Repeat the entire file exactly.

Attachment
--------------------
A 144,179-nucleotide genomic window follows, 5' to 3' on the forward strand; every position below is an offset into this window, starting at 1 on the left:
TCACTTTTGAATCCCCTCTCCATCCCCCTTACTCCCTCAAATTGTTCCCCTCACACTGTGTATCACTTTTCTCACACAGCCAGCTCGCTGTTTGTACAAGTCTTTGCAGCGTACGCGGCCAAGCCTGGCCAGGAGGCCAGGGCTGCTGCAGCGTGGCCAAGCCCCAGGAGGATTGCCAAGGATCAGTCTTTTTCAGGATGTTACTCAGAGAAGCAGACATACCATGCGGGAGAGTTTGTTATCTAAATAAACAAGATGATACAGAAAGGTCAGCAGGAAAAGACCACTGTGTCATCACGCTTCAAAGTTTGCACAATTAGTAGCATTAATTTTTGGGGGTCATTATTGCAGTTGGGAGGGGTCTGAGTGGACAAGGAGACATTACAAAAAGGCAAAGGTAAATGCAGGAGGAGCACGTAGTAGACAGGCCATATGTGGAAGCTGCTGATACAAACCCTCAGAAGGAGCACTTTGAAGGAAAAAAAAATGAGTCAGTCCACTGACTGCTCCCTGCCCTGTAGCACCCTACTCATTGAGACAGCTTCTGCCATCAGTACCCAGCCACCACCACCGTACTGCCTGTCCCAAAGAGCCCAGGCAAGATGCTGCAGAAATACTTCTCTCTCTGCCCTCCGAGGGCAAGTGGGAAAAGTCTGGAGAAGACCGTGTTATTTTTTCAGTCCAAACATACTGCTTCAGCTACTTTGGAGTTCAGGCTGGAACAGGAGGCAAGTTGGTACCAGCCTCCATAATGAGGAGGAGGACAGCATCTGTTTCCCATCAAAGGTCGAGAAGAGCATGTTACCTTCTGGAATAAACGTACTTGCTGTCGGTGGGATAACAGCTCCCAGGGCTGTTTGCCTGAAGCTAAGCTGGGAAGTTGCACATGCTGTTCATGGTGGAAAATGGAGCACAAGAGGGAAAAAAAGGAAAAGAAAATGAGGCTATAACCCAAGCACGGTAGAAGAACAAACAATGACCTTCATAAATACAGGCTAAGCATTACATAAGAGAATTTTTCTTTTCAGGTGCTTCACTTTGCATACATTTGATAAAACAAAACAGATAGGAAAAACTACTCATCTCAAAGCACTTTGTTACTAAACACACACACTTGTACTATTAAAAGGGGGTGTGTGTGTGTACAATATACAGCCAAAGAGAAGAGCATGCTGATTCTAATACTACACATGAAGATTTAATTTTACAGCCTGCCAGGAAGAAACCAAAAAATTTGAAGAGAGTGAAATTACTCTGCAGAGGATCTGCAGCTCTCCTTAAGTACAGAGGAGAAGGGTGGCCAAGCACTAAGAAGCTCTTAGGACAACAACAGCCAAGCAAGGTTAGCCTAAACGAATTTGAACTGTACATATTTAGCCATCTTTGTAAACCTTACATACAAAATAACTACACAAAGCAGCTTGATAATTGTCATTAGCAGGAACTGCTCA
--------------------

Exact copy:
A 144,179-nucleotide genomic window follows, 5' to 3' on the forward strand; every position below is an offset into this window, starting at 1 on the left:
TCACTTTTGAATCCCCTCTCCATCCCCCTTACTCCCTCAAATTGTTCCCCTCACACTGTGTATCACTTTTCTCACACAGCCAGCTCGCTGTTTGTACAAGTCTTTGCAGCGTACGCGGCCAAGCCTGGCCAGGAGGCCAGGGCTGCTGCAGCGTGGCCAAGCCCCAGGAGGATTGCCAAGGATCAGTCTTTTTCAGGATGTTACTCAGAGAAGCAGACATACCATGCGGGAGAGTTTGTTATCTAAATAAACAAGATGATACAGAAAGGTCAGCAGGAAAAGACCACTGTGTCATCACGCTTCAAAGTTTGCACAATTAGTAGCATTAATTTTTGGGGGTCATTATTGCAGTTGGGAGGGGTCTGAGTGGACAAGGAGACATTACAAAAAGGCAAAGGTAAATGCAGGAGGAGCACGTAGTAGACAGGCCATATGTGGAAGCTGCTGATACAAACCCTCAGAAGGAGCACTTTGAAGGAAAAAAAAATGAGTCAGTCCACTGACTGCTCCCTGCCCTGTAGCACCCTACTCATTGAGACAGCTTCTGCCATCAGTACCCAGCCACCACCACCGTACTGCCTGTCCCAAAGAGCCCAGGCAAGATGCTGCAGAAATACTTCTCTCTCTGCCCTCCGAGGGCAAGTGGGAAAAGTCTGGAGAAGACCGTGTTATTTTTTCAGTCCAAACATACTGCTTCAGCTACTTTGGAGTTCAGGCTGGAACAGGAGGCAAGTTGGTACCAGCCTCCATAATGAGGAGGAGGACAGCATCTGTTTCCCATCAAAGGTCGAGAAGAGCATGTTACCTTCTGGAATAAACGTACTTGCTGTCGGTGGGATAACAGCTCCCAGGGCTGTTTGCCTGAAGCTAAGCTGGGAAGTTGCACATGCTGTTCATGGTGGAAAATGGAGCACAAGAGGGAAAAAAAGGAAAAGAAAATGAGGCTATAACCCAAGCACGGTAGAAGAACAAACAATGACCTTCATAAATACAGGCTAAGCATTACATAAGAGAATTTTTCTTTTCAGGTGCTTCACTTTGCATACATTTGATAAAACAAAACAGATAGGAAAAACTACTCATCTCAAAGCACTTTGTTACTAAACACACACACTTGTACTATTAAAAGGGGGTGTGTGTGTGTACAATATACAGCCAAAGAGAAGAGCATGCTGATTCTAATACTACACATGAAGATTTAATTTTACAGCCTGCCAGGAAGAAACCAAAAAATTTGAAGAGAGTGAAATTACTCTGCAGAGGATCTGCAGCTCTCCTTAAGTACAGAGGAGAAGGGTGGCCAAGCACTAAGAAGCTCTTAGGACAACAACAGCCAAGCAAGGTTAGCCTAAACGAATTTGAACTGTACATATTTAGCCATCTTTGTAAACCTTACATACAAAATAACTACACAAAGCAGCTTGATAATTGTCATTAGCAGGAACTGCTCA